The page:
Note of caution: A prior client bought the sales pitch for a system that operated in the cloud that the system could be implemented without integration (interfacing with other systems). Think about it like this: if the software you are buying needs information from another system or if the software is sending information to another system, you require integration. When you purchase a system that will help your business as outlined above, often there is data before and after that will need to be "integrated." Define the integrations and ensure that the technical people who are doing the work confirm that your desired outcome is achievable. The integration of any system needs to be worked out in advance of selecting a vendor.
Implementation Best Practices
As you go through the process of implementing the new system, you should consider two essential items:
- In the current state and desired future state, what do you expect will be resolved at the end of the implementation and, if the impact is measurable, what metrics will you use? There might be a mix of internal thinking about what is needed and aligning with your vendor on how business-critical measurements can be achieved.
- If you are in an organization with a mix of users, do you need to think through the changes that people will go through (change management)? Sometimes, the impact on social change is more substantial than tactically implementing new software.
Depending on your company's size and complexity, implementation can take between months and years to implement. If stakeholders are not engaged in the project implementation, the following set of roles and reviews will help keep critical players engaged.
The key people in your organization can make or break any project. Just as important as the selection of the technology is selecting the team that will lead, plan, and support the project’s implementation.
- Project Manager – The person responsible for maintaining the schedule with the team, driving the project's execution, and playing a crucial role in facilitating all of the meetings described below.
- Project Team – The project team is the group of individuals responsible for the actual implementation of the technology. Additionally, depending on the system being implemented, many vendors offer project management of their own. You will still need an internal project manager to pull together teams and details internal to your organization. A vendor PM will help provide valuable input based on repeated implementations for other customers.
- Core Team – This team includes the project manager, the project team, and the stakeholders who will utilize the solution when complete. The core team needs to be made up of actual power users who will use the technology.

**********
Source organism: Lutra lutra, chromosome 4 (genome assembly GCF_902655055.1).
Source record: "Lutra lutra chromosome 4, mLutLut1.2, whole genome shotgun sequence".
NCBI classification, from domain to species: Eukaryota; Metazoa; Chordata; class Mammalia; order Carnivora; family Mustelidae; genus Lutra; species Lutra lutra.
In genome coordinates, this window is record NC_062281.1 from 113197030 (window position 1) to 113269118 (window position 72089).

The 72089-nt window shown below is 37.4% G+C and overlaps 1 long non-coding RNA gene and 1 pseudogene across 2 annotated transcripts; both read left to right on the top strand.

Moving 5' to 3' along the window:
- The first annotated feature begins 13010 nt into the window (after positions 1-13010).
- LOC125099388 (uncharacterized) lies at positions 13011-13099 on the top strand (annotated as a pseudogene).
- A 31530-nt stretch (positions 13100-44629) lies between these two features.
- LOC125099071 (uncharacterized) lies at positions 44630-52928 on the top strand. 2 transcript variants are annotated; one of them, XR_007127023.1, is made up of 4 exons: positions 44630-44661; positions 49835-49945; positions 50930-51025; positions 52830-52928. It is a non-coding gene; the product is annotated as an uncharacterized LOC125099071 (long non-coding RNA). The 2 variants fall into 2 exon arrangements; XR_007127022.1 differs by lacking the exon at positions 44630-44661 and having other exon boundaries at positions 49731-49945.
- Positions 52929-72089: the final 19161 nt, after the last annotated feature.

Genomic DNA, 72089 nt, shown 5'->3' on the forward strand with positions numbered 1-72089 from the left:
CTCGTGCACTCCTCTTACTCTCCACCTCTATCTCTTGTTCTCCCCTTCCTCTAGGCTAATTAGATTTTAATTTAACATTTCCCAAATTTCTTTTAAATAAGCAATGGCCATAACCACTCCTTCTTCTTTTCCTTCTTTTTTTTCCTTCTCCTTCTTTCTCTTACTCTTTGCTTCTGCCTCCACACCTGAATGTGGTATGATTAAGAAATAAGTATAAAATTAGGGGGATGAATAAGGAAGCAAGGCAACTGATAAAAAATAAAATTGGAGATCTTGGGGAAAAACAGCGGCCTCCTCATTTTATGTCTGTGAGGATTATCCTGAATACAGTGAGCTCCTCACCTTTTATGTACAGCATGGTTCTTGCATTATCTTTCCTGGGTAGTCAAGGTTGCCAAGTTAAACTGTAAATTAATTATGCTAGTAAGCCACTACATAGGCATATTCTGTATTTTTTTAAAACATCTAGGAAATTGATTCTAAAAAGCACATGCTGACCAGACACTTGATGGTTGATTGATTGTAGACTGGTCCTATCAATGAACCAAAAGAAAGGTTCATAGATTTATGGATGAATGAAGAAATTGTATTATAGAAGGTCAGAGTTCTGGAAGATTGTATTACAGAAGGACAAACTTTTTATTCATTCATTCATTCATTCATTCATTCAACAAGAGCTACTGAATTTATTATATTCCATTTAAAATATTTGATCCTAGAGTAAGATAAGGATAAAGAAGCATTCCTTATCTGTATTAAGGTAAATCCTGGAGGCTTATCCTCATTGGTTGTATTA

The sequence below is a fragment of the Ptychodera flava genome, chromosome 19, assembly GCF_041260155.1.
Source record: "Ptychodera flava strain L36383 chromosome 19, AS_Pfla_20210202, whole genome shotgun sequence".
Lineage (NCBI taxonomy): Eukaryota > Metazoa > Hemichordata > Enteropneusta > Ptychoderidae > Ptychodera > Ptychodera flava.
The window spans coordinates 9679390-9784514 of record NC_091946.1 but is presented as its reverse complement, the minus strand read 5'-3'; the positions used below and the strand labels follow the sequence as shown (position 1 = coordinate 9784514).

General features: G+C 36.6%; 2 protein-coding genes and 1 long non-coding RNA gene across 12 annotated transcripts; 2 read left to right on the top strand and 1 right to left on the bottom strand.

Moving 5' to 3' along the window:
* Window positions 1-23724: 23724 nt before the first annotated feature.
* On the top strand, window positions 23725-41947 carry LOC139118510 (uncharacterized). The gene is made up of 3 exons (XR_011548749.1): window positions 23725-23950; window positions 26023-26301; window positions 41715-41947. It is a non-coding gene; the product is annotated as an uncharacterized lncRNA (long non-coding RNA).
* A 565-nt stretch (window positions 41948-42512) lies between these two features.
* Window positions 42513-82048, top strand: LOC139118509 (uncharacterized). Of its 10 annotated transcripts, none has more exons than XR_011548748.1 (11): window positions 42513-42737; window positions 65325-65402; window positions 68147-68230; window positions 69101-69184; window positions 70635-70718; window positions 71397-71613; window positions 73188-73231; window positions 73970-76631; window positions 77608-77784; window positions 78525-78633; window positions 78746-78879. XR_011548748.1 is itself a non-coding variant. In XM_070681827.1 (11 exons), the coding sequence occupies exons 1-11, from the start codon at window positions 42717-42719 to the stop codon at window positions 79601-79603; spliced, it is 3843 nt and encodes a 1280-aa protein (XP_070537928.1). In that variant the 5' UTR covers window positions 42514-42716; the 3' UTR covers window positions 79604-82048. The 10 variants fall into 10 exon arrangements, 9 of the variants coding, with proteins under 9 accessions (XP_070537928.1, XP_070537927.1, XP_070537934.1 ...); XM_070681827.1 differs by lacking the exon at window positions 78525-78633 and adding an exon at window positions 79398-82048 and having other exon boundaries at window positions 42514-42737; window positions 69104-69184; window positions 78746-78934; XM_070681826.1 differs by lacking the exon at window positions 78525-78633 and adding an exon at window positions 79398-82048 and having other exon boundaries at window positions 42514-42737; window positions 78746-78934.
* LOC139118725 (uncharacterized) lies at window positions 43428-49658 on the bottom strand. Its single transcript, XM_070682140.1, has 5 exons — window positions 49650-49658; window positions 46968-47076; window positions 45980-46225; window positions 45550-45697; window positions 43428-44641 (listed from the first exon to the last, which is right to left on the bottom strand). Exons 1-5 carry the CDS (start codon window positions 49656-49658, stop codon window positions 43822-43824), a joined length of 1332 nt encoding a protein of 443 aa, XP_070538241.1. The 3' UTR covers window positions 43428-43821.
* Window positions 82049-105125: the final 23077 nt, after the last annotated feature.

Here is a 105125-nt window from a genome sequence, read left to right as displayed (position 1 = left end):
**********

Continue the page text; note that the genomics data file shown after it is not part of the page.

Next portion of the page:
- Sponsor – The final role in support of a project is the project sponsor, who is ultimately the go-to person with an escalated project. When additional funding is needed, there are delays, or for some reason a decision cannot be made at the project team or core team level, this is the executive with whom they can work directly on a solution.
The meetings during the implementation will provide several key functions: to align and develop plans for implementation, for change management, to resolve issues, and to inform key stakeholders. The purpose and frequency of these meetings/reviews are covered below.
- Project Team Meeting – Project team meetings are frequently held to update individuals who are directly working on the project. Most project teams will need to meet at least once a week at a minimum.
- Core Team Meetings – For systems implementations, the core team comprises individuals who will be impacted by the technology that is being implemented. As the project progresses, the core team needs to stay close to what is happening, and they might be expected to provide information that supports the work that is happening in the project team. At a minimum, core team meetings should be held bi-weekly to ensure that stakeholders have the critical information needed and can provide their feedback.
- Steering Committee Meetings – Many organizations will be made up of executives who have departments that will be impacted by the implementation. Steering committees are often critical when the core team or project team cannot decide because it affects the broader organization. These should be held monthly at a minimum but more frequently if challenges arise where the executive team needs to be informed.
Implementing technology that supports your organization will provide a firm foundation for manufacturing, quality, and R&D and allow you to focus your efforts on the core competencies of your business rather than the infrastructure that supports it. These guidelines will provide a solid base for selecting the best technology and vendor, regardless of the technology.
About The Author:
Don Davis, president and principal of 5280 Life Sciences Consulting, is an expert operations leader with a 30-year career in healthcare and life sciences. After decades of working for companies like GE, BD, and Roche, Davis now helps others improve their operational excellence, program and project management, analytics and KPIs, and IT systems and infrastructure, resulting in increased profitability and improved ability to scale their organizations.